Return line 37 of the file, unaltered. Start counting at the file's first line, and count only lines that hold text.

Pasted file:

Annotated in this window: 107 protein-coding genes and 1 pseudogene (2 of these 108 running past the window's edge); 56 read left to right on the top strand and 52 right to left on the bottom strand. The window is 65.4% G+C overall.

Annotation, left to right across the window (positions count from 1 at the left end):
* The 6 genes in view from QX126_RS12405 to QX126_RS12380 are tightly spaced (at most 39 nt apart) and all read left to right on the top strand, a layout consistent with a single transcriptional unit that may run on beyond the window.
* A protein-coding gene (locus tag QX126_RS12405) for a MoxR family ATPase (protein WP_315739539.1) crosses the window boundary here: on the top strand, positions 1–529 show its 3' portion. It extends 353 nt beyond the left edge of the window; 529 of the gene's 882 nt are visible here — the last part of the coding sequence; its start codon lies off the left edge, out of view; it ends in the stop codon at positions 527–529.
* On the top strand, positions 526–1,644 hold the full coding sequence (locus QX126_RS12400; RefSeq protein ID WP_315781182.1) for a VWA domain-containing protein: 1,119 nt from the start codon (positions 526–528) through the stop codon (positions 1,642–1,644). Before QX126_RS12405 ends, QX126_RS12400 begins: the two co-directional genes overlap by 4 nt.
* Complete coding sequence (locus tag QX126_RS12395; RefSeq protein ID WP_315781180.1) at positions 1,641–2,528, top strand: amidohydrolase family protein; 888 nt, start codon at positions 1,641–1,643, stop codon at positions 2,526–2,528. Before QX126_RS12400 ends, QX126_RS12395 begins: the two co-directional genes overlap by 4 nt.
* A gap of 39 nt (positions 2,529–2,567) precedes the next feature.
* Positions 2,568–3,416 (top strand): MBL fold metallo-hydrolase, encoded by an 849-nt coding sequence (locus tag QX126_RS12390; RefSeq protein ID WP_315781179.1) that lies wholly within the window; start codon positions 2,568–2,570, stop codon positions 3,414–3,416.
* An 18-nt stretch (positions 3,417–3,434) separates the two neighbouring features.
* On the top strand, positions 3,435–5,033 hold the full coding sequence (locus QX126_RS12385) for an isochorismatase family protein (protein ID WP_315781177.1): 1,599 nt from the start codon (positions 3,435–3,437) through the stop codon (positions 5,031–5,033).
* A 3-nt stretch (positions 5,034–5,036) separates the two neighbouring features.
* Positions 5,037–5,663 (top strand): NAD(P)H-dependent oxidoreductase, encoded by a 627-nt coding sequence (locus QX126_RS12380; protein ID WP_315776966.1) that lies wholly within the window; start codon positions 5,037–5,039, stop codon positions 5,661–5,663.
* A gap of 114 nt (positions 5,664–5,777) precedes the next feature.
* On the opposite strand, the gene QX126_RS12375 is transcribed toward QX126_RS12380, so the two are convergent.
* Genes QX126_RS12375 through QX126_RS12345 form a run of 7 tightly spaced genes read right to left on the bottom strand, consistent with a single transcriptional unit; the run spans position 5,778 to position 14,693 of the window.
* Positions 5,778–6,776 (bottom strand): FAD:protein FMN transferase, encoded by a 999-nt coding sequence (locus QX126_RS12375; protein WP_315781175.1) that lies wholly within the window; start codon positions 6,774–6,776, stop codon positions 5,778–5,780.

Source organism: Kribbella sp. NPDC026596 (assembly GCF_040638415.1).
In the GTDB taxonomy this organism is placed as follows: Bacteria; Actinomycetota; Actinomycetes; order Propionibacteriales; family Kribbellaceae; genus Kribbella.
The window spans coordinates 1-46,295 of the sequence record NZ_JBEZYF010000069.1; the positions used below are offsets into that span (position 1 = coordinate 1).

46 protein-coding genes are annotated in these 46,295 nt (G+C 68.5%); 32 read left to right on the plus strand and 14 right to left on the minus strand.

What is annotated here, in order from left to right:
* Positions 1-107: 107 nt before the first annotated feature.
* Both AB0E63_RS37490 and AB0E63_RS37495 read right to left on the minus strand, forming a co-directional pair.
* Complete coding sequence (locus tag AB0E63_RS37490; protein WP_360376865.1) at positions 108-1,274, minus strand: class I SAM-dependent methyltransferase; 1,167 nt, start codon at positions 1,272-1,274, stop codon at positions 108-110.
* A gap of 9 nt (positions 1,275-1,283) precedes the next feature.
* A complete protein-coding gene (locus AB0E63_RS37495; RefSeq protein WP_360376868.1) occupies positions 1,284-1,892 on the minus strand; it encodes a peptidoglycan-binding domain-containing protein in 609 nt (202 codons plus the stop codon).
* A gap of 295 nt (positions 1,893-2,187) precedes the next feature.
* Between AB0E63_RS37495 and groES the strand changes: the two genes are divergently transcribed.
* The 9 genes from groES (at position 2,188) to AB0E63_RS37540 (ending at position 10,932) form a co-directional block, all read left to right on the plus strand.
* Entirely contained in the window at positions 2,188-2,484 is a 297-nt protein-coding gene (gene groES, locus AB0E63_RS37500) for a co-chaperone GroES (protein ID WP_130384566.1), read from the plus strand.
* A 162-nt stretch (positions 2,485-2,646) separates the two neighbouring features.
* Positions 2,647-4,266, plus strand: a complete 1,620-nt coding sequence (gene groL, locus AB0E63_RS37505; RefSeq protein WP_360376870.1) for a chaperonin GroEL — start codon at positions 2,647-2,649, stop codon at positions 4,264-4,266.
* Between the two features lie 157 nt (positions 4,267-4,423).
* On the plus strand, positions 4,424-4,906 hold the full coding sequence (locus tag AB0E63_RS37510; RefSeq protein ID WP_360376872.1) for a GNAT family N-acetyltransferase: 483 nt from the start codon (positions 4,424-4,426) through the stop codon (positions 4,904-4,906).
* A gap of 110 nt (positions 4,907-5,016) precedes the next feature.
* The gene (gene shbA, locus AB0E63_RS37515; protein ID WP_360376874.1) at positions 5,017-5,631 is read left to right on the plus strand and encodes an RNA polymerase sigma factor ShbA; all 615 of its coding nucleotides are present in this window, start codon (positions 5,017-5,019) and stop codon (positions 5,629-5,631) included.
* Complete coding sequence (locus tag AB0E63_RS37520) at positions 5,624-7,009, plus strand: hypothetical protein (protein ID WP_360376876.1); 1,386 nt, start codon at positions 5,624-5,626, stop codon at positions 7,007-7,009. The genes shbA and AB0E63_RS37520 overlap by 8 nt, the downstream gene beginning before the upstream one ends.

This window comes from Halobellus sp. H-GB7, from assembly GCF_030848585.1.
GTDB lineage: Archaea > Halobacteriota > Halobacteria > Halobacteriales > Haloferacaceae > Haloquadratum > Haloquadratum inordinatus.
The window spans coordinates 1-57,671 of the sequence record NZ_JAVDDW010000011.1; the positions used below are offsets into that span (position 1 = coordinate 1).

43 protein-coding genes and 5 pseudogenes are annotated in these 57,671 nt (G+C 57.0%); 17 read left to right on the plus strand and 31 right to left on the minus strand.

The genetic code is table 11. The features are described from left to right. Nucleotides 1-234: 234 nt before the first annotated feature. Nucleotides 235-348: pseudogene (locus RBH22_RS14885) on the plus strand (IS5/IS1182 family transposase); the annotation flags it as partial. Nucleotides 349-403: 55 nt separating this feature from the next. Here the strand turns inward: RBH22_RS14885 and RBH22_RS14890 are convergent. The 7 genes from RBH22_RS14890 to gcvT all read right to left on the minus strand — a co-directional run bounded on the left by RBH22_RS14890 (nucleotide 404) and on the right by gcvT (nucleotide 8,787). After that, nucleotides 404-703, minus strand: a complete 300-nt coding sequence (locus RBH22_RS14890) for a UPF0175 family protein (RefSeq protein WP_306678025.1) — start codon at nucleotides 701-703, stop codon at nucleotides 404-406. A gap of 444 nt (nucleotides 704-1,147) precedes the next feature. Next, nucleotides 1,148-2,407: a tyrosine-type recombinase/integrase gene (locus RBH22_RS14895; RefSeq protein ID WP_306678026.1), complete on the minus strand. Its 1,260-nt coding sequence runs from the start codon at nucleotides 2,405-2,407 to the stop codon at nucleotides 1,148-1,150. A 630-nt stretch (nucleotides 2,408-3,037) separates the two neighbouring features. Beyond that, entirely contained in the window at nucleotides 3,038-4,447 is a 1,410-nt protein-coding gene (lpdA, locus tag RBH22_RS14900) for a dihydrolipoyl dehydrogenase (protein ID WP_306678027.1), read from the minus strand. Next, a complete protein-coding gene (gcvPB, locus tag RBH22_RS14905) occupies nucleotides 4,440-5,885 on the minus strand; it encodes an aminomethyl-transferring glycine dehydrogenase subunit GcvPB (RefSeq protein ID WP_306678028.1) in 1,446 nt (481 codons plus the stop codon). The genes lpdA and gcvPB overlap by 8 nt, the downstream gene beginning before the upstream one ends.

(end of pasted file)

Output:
* Complete coding sequence (locus tag AB0E63_RS37520) at positions 5,624-7,009, plus strand: hypothetical protein (protein ID WP_360376876.1); 1,386 nt, start codon at positions 5,624-5,626, stop codon at positions 7,007-7,009. The genes shbA and AB0E63_RS37520 overlap by 8 nt, the downstream gene beginning before the upstream one ends.